Why Antarctic wildlife is being ‘sunburnt’

7 minutes agoAbout sharing

A hole appears in the ozone layer above Antarctica every year
By Victoria Gill
Science correspondent, BBC News

For Antarctic wildlife, exposure to the Sun’s damaging rays has increased in recent years, scientists say.

A hole in the ozone layer – the protective barrier of gas in the upper atmosphere – now lingers over the frozen continent for more of the year.

A major cause of ozone loss is believed to be the amount of smoke from unprecedented Australian wildfires, which were fuelled by climate change.

The study is published in the journal Global Change Biology.

Climate change biologist Prof Sharon Robinson told BBC News: “When I tell people I work on the ozone hole, they go: ‘oh, isn’t that better now?'”

Animals eyesight could be damaged by UV rays, researchers believe

Scientists working in Antarctica discovered the hole in the ozone layer in 1985 – by measuring the amount of solar radiation reaching Earth.

A large group of ozone depleting chemicals were responsible – primarily CFCs or chlorofluorocarbons – that were used as refrigerants. Every country agreed, in 1987, to phase out a group of ozone-depleting chemicals. It was an agreement known as the Montreal Protocol and is considered to be the most successful environmental treaty in history.

The ozone layer is now healing. “But there’s a hole – an area where the ozone layer is very depleted – that appears every spring over Antarctica,” Prof Robinson explained.

That ozone loss is particular to the polar continent, because of chemical reactions that occur in very low temperature, high atmospheric clouds. Those reactions break down ozone – eating a hole in the layer.

The annual appearance of this hole usually peaks in September and October, when most land-based plants and animals are safely tucked away under snow cover and marine animals are protected by extensive sea ice.

Animals are more vulnerable to the Sun’s harmful rays during the Antarctic summer

It is now lasting through to December – well in to the Antarctic summer. “That’s when things will be exposed and most vulnerable,” said Prof Robinson.

Certain types of ultraviolet radiation from the Sun, called UV-B rays, increase the risk of skin cancer and cataracts in humans, but researchers do not yet know if the same is true for Antarctic mammals and birds.

It’s likely that anything covered by fur and feathers – seals and penguins – would be protected, explained Prof Robinson.

“But probably the biggest risk to the Antarctic animals is eye damage.”

Antarctic plants, including mosses, have been found to produce their own sunscreen compounds

In their paper, Prof Robinson and her colleagues combed through all the studies they could find about the effect of UV on Antarctic plants and animals.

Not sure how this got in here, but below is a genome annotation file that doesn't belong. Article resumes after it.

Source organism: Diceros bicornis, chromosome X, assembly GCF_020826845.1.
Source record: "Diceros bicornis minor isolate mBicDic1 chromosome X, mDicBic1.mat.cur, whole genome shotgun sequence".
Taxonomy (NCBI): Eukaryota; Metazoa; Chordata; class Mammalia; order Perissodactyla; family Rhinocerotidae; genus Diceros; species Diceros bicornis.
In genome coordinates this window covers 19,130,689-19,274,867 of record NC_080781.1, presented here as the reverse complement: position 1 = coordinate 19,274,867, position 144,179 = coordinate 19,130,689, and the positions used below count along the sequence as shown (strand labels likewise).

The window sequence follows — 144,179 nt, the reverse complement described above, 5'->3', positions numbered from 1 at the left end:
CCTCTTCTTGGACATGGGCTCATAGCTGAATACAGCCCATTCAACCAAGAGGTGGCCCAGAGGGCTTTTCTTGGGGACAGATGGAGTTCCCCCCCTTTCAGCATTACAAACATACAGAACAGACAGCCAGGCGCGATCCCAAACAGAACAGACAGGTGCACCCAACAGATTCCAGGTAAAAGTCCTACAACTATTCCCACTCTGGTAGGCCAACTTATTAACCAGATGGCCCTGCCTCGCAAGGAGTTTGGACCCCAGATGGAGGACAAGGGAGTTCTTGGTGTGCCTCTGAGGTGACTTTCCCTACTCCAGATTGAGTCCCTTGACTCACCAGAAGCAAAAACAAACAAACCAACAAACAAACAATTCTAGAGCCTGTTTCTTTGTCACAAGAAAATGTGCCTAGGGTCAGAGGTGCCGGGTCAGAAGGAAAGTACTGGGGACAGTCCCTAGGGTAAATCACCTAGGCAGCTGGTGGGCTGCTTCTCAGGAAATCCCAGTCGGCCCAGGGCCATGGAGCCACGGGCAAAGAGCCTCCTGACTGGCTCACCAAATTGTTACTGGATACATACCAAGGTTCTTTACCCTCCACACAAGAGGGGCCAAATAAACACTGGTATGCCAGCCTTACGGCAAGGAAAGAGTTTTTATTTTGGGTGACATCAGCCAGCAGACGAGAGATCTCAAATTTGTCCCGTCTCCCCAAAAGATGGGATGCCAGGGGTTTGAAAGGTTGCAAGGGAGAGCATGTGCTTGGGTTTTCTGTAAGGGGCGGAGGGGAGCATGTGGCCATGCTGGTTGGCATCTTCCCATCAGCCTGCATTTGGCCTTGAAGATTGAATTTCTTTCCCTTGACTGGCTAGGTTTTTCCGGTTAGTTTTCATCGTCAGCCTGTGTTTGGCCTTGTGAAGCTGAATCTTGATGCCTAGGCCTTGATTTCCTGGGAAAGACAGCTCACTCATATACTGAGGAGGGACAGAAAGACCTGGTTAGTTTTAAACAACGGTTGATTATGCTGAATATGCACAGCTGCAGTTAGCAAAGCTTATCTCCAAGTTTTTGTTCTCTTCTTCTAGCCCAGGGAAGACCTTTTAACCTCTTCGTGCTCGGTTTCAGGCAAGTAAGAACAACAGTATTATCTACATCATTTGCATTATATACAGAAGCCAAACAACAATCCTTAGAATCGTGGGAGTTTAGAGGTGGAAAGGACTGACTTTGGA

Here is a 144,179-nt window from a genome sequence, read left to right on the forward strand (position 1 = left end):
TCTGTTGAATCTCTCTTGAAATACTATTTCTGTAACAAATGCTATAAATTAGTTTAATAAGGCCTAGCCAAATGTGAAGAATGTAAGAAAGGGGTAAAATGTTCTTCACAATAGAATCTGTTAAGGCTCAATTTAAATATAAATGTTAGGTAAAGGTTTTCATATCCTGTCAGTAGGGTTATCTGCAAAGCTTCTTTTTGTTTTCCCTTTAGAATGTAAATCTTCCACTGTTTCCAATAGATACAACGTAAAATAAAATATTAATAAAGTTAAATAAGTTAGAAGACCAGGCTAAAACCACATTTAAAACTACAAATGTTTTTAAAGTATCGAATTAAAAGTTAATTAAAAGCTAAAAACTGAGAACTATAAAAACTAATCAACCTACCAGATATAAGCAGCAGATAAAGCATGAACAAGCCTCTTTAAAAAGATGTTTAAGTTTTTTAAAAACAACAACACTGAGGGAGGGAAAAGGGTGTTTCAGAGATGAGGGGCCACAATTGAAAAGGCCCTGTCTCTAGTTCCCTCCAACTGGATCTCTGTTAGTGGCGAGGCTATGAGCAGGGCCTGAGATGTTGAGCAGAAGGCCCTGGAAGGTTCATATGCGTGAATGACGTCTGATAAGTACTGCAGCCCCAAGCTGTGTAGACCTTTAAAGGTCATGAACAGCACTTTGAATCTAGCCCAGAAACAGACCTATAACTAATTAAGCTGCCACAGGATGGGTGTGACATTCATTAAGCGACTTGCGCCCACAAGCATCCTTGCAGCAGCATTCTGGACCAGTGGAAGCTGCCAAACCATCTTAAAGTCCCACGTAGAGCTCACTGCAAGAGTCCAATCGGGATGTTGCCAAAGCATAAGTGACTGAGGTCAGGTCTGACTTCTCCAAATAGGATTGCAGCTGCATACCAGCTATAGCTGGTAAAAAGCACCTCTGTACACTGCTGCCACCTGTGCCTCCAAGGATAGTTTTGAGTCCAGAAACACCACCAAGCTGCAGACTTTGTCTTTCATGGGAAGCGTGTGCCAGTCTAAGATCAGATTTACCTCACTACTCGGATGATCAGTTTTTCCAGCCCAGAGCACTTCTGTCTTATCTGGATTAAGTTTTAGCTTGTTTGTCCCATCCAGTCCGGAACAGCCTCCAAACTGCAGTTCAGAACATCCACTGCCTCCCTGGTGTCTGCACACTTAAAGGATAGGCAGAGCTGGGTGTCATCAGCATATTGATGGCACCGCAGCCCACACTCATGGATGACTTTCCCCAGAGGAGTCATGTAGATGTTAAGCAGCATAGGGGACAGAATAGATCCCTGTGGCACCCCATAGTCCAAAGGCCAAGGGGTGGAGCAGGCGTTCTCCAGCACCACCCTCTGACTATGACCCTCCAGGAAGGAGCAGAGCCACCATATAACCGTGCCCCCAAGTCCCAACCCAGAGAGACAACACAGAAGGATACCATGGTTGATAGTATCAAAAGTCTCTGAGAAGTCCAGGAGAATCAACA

They found evidence of Antarctic mosses synthesising their own protective “sunscreen compounds”.

“And if they’re putting energy into sunscreen, they’re putting less energy into growing,” said Prof Robinson. “There’s always a cost to sun protection.”

There is also evidence that krill – the small and hugely abundant marine creatures that are the foundation of the Antarctic food chain – move deeper into the ocean to avoid UV rays, which could affect the whales, seals, penguins and other seabirds that feed on them.

“We also know that the phytoplankton that the krill feed on will have to make sunscreens in order to avoid damage, said Prof Robinson.

Antarctic krill change their behaviour in response to UV

One major reason for the longevity of the ozone hole is the vast scale and extent of Australian bushfires in 2019 and 2020.

Jim Haywood, who is Professor of Atmospheric Science at the University of Exeter, told BBC News that the record duration of the Antarctic ozone hole over recent years was “a wake-up call”.

“Society cannot be complacent about our achievements in tackling it,” he said.

But there are still a number of factors that are delaying ozone recovery, including wildfires and major volcanic eruptions – these release particles that fuel the ozone-eating reactions that have already done so much damage.

Prof Robinson explained that some proposed climate-cooling experiments – so-called geoengineering – propose “making clouds” by releasing particles into the upper atmosphere.

“That would also deplete ozone, so it’s a bad idea,” she said.

“The biggest thing we can do to help Antarctica is to act on climate change – reduce carbon emissions as quickly as possible so we have fewer bushfires and don’t put additional pressure on ozone layer recovery.”

Follow Victoria on X, formerly Twitter

18 August 202125 September 2018

Share:

Table of Contents

More Posts